We’ve all been there, riding a motorcycle in conditions that are far from ideal, and right there in the middle of your path is a pile of loose gravel or oil right in the path of a bikes front wheels. Anyone who has ridden in India might find a similar incident comes to recall. In most cases, skill and luck usually are enough to get you through. The problem is on that one day your luck doesn’t come through or said oil spill/gravel patch is in the middle of the corner and you're already leaned over, physics just stop being on the side of your bike. This usually ends with a helmet full of gravel. According to a report on rideapart, the good people at Bosch are working on technology that will change that. Now while most of the time equipment from Bosh comes in the form of an invisible sensor to keep you safe. Working silently and thanklessly in the background. This technology is the polar opposite. You will know when these thrusters are working.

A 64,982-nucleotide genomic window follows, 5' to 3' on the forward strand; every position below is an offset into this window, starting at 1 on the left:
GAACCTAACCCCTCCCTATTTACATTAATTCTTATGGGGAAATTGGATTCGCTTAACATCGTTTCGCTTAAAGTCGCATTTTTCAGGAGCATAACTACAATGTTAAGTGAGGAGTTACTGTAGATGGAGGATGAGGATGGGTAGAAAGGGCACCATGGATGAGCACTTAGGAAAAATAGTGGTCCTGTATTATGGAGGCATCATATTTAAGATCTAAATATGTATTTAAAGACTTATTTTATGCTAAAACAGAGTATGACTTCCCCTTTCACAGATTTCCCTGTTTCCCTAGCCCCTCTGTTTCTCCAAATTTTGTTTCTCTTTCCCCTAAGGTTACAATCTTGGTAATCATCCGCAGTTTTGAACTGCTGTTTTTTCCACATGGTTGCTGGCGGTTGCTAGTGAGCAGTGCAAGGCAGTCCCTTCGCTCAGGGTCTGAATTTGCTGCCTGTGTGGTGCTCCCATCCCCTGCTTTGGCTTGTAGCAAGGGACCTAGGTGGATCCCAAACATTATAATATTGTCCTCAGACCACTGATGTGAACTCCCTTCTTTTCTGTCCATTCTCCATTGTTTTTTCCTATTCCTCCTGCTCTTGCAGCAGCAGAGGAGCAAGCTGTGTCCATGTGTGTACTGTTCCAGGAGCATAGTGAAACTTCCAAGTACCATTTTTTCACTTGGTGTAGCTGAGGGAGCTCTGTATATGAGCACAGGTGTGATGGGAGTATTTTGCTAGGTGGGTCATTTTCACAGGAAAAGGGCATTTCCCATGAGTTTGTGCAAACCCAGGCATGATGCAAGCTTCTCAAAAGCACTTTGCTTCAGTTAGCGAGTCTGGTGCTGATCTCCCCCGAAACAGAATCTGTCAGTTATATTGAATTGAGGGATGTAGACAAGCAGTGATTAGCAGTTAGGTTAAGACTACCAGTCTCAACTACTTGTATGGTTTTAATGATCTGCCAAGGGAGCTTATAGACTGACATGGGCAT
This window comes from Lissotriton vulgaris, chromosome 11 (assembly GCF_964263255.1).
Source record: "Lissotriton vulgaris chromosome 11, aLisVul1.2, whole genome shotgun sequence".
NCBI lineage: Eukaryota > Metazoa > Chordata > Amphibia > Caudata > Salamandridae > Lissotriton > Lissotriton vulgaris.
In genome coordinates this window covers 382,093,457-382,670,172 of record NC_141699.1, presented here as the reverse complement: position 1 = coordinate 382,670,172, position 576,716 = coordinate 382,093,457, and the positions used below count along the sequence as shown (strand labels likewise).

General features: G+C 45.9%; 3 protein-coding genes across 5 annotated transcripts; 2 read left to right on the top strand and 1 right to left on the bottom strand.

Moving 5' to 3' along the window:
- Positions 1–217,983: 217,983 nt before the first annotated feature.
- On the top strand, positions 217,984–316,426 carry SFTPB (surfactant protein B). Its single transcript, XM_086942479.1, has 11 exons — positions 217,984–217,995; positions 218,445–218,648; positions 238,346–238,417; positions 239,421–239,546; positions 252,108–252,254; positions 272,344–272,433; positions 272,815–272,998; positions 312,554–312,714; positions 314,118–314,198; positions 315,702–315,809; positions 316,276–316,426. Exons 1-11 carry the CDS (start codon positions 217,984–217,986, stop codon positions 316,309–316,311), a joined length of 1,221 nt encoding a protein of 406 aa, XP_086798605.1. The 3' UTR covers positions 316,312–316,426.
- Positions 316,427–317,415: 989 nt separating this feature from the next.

In theory, the concept is not that hard to wrap your head around. When the motorcycle detects a lateral slide, the kind that you might encounter on a gravel patch or oil spill, the motorcycle deploys a compressed gas thruster to counter the lateral sliding force. Straightening you out and sending on your way sans the usual dose of road rash that comes with going down on gravel.
All of which seems easy until you realize that measuring that slide and applying the correct amount of counterforces a going to be a challenge. Something that Bosch, who have spent the better part of a decade trying to perfect know all too well, luckily for us and them, their IMU (inertial measurement units) for bikes are a revelation in technology.
Considering that this technology is still very much in a development phase. There is already a video out that shows how it works, check it out. As to when you can expect to see it, Bosch is still trying to decide whether they will ever use this technology commercially or not.